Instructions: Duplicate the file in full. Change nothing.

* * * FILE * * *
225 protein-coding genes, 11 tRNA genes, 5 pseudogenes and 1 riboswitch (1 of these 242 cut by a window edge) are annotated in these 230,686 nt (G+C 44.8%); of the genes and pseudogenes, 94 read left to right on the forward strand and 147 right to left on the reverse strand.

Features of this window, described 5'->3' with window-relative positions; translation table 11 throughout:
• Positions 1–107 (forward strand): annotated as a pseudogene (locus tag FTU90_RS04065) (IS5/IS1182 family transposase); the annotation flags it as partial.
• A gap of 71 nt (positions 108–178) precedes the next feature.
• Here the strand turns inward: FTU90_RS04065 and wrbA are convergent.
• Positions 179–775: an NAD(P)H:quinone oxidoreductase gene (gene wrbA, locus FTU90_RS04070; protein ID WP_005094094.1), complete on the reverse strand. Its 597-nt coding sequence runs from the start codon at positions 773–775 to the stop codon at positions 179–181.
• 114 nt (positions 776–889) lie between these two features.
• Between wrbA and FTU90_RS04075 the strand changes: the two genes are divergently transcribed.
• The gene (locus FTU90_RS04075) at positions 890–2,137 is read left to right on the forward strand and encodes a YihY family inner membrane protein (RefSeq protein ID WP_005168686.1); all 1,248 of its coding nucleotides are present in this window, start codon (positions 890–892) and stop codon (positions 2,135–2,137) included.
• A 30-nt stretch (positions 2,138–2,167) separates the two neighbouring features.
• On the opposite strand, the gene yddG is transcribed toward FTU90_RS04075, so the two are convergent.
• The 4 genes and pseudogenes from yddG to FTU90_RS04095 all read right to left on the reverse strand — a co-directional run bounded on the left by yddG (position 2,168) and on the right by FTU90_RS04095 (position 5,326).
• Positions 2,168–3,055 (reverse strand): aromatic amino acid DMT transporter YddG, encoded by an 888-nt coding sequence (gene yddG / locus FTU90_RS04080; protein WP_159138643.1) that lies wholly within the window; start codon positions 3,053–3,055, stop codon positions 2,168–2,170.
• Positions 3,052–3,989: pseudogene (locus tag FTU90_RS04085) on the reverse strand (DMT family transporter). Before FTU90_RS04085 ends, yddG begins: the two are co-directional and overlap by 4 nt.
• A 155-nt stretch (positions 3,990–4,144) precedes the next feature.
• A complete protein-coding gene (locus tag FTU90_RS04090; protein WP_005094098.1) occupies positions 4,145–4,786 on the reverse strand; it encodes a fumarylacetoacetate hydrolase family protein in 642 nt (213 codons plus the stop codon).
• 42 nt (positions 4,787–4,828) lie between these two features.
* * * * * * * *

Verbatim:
225 protein-coding genes, 11 tRNA genes, 5 pseudogenes and 1 riboswitch (1 of these 242 cut by a window edge) are annotated in these 230,686 nt (G+C 44.8%); of the genes and pseudogenes, 94 read left to right on the forward strand and 147 right to left on the reverse strand.

Features of this window, described 5'->3' with window-relative positions; translation table 11 throughout:
• Positions 1–107 (forward strand): annotated as a pseudogene (locus tag FTU90_RS04065) (IS5/IS1182 family transposase); the annotation flags it as partial.
• A gap of 71 nt (positions 108–178) precedes the next feature.
• Here the strand turns inward: FTU90_RS04065 and wrbA are convergent.
• Positions 179–775: an NAD(P)H:quinone oxidoreductase gene (gene wrbA, locus FTU90_RS04070; protein ID WP_005094094.1), complete on the reverse strand. Its 597-nt coding sequence runs from the start codon at positions 773–775 to the stop codon at positions 179–181.
• 114 nt (positions 776–889) lie between these two features.
• Between wrbA and FTU90_RS04075 the strand changes: the two genes are divergently transcribed.
• The gene (locus FTU90_RS04075) at positions 890–2,137 is read left to right on the forward strand and encodes a YihY family inner membrane protein (RefSeq protein ID WP_005168686.1); all 1,248 of its coding nucleotides are present in this window, start codon (positions 890–892) and stop codon (positions 2,135–2,137) included.
• A 30-nt stretch (positions 2,138–2,167) separates the two neighbouring features.
• On the opposite strand, the gene yddG is transcribed toward FTU90_RS04075, so the two are convergent.
• The 4 genes and pseudogenes from yddG to FTU90_RS04095 all read right to left on the reverse strand — a co-directional run bounded on the left by yddG (position 2,168) and on the right by FTU90_RS04095 (position 5,326).
• Positions 2,168–3,055 (reverse strand): aromatic amino acid DMT transporter YddG, encoded by an 888-nt coding sequence (gene yddG / locus FTU90_RS04080; protein WP_159138643.1) that lies wholly within the window; start codon positions 3,053–3,055, stop codon positions 2,168–2,170.
• Positions 3,052–3,989: pseudogene (locus tag FTU90_RS04085) on the reverse strand (DMT family transporter). Before FTU90_RS04085 ends, yddG begins: the two are co-directional and overlap by 4 nt.
• A 155-nt stretch (positions 3,990–4,144) precedes the next feature.
• A complete protein-coding gene (locus tag FTU90_RS04090; protein WP_005094098.1) occupies positions 4,145–4,786 on the reverse strand; it encodes a fumarylacetoacetate hydrolase family protein in 642 nt (213 codons plus the stop codon).
• 42 nt (positions 4,787–4,828) lie between these two features.